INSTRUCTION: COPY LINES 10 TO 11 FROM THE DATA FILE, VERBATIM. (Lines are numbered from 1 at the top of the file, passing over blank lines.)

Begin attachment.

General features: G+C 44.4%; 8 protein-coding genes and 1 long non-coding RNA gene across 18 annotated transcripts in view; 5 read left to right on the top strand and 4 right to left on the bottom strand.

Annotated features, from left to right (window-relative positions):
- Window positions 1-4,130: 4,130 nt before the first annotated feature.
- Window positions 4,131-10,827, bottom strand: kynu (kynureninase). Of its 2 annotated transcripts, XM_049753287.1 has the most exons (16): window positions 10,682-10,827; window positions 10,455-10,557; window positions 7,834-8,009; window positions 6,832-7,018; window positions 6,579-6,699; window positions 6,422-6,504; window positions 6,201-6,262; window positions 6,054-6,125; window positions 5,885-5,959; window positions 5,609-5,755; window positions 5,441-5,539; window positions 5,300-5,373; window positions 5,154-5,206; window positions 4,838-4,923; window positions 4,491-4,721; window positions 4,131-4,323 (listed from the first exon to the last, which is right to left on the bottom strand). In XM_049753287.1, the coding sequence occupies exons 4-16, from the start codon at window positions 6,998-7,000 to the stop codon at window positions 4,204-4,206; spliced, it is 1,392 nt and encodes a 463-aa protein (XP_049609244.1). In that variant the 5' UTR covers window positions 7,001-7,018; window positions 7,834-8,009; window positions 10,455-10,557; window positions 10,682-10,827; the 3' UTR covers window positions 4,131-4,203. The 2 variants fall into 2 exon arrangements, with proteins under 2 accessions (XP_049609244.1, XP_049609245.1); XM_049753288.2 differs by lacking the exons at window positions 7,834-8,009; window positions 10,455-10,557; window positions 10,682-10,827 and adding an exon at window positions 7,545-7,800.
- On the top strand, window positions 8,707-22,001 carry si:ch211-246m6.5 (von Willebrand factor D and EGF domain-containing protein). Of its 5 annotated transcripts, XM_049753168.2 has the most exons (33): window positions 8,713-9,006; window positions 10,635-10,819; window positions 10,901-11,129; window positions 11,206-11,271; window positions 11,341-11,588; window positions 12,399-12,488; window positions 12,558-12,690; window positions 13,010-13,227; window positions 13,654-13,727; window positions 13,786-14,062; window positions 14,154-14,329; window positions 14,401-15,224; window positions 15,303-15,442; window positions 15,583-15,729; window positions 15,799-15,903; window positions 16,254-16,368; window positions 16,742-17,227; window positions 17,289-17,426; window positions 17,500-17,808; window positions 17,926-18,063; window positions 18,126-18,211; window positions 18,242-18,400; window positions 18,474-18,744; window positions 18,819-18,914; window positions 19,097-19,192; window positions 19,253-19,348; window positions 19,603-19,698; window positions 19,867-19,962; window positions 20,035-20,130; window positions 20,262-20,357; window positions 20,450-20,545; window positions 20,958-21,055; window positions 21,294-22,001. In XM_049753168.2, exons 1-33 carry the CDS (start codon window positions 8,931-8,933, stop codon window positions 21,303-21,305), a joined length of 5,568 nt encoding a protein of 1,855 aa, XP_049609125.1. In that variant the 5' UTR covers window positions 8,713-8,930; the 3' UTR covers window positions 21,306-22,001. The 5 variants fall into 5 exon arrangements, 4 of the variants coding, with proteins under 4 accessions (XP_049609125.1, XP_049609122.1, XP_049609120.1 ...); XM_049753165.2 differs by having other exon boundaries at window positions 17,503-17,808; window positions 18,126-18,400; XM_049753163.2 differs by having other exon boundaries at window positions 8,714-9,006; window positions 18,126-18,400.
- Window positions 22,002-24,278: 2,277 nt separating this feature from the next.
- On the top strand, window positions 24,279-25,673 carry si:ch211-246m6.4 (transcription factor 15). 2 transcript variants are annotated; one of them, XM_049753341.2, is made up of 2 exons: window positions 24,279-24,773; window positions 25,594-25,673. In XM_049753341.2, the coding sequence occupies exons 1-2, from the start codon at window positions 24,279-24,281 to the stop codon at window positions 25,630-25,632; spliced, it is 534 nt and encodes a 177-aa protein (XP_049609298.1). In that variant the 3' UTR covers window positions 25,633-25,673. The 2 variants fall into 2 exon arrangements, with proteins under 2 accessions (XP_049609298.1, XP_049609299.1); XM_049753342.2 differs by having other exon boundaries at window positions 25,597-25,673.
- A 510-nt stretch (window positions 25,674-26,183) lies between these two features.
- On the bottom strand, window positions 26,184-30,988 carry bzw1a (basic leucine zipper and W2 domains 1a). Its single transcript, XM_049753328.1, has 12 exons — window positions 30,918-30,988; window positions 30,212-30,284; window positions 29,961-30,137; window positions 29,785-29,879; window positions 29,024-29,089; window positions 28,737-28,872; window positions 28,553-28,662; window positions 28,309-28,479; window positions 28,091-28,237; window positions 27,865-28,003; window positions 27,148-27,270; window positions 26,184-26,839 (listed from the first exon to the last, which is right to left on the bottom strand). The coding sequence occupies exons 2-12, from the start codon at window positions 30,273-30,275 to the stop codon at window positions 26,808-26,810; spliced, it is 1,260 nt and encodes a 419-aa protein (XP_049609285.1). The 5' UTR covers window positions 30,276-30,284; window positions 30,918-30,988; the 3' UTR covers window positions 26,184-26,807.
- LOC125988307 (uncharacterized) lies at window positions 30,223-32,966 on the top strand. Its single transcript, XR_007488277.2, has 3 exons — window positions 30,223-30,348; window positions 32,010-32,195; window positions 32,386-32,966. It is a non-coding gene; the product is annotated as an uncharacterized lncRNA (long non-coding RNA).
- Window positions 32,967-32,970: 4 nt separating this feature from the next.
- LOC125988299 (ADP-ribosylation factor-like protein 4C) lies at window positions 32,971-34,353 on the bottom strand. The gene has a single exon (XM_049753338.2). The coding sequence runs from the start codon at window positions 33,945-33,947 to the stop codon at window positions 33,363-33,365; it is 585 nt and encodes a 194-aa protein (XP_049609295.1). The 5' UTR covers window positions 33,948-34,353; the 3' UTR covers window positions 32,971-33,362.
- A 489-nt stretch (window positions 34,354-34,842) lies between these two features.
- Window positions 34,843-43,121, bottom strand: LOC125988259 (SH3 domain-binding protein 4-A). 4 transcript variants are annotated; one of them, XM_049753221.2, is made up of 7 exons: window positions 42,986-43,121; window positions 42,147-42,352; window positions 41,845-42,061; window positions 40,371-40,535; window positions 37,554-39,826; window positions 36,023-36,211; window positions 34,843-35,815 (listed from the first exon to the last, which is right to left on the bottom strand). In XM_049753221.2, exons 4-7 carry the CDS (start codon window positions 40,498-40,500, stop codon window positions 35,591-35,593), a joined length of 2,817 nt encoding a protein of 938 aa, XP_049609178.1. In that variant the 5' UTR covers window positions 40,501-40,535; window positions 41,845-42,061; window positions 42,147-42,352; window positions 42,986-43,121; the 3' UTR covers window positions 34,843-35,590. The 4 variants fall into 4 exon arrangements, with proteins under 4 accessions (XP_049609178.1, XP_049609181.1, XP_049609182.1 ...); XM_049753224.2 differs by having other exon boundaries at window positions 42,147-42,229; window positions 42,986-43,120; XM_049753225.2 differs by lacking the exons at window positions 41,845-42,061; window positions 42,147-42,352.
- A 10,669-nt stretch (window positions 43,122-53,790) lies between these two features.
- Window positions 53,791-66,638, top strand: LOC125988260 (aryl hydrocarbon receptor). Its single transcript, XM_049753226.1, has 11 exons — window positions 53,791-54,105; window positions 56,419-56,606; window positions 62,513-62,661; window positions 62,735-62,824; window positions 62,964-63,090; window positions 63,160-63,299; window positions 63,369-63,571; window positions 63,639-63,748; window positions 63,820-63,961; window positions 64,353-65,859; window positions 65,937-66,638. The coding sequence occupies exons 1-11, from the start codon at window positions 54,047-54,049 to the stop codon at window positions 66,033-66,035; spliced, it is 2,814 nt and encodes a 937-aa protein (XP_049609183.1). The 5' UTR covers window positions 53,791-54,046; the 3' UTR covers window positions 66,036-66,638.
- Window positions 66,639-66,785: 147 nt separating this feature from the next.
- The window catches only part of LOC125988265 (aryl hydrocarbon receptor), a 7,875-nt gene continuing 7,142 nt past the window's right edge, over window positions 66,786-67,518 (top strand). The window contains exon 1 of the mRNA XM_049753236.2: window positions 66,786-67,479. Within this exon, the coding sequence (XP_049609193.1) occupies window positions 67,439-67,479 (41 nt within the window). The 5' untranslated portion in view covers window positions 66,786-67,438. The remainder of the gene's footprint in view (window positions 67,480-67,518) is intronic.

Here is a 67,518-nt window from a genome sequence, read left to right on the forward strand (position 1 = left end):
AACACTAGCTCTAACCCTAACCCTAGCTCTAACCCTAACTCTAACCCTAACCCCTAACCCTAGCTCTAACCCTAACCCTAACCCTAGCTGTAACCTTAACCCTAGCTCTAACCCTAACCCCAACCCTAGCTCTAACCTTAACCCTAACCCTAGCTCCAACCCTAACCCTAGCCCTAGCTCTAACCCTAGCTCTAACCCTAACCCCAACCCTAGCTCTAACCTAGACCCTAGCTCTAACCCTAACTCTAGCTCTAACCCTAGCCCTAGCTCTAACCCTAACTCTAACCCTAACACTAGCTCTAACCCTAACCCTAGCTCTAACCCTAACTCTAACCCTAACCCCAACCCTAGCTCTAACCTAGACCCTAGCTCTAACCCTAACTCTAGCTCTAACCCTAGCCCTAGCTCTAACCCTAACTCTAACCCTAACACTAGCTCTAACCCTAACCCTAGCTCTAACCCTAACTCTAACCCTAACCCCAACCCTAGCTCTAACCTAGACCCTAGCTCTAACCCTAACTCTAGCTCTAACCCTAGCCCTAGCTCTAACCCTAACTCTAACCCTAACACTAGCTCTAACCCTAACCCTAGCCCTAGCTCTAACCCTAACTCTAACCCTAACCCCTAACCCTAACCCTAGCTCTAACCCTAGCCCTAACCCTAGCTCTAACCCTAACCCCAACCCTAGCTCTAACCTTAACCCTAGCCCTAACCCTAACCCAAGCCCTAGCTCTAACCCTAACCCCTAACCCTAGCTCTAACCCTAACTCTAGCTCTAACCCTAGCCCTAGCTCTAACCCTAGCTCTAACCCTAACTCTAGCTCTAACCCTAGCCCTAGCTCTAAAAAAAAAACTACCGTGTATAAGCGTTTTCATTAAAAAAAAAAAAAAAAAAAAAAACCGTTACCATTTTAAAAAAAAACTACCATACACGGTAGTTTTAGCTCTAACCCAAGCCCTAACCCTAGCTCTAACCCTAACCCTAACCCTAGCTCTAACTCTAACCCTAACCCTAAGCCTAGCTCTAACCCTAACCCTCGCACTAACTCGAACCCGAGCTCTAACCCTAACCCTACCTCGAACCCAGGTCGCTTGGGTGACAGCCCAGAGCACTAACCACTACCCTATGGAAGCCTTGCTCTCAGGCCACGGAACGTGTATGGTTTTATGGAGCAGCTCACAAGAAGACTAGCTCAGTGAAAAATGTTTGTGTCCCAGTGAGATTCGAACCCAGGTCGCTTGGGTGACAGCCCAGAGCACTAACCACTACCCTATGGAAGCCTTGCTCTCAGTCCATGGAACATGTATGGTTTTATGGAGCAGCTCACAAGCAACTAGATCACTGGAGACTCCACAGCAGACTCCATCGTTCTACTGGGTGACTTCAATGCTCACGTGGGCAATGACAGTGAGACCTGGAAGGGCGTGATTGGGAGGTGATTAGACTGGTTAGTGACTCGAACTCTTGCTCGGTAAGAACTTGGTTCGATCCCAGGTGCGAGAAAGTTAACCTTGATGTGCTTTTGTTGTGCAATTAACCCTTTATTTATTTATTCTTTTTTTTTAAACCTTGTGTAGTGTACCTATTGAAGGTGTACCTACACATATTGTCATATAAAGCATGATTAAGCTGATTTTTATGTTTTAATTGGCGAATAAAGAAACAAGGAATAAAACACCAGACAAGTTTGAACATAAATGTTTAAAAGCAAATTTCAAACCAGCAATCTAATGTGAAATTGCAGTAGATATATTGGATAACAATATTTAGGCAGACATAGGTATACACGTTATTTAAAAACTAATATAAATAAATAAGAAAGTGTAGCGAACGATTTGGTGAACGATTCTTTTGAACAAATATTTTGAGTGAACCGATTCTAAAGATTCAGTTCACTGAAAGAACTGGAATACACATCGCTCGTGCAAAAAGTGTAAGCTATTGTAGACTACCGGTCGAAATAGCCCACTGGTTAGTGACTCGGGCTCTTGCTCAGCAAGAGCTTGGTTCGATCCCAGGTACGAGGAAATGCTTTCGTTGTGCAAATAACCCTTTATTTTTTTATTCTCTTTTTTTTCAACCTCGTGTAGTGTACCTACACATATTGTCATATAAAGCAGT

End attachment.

- LOC125988307 (uncharacterized) lies at window positions 30,223-32,966 on the top strand. Its single transcript, XR_007488277.2, has 3 exons — window positions 30,223-30,348; window positions 32,010-32,195; window positions 32,386-32,966. It is a non-coding gene; the product is annotated as an uncharacterized lncRNA (long non-coding RNA).
- Window positions 32,967-32,970: 4 nt separating this feature from the next.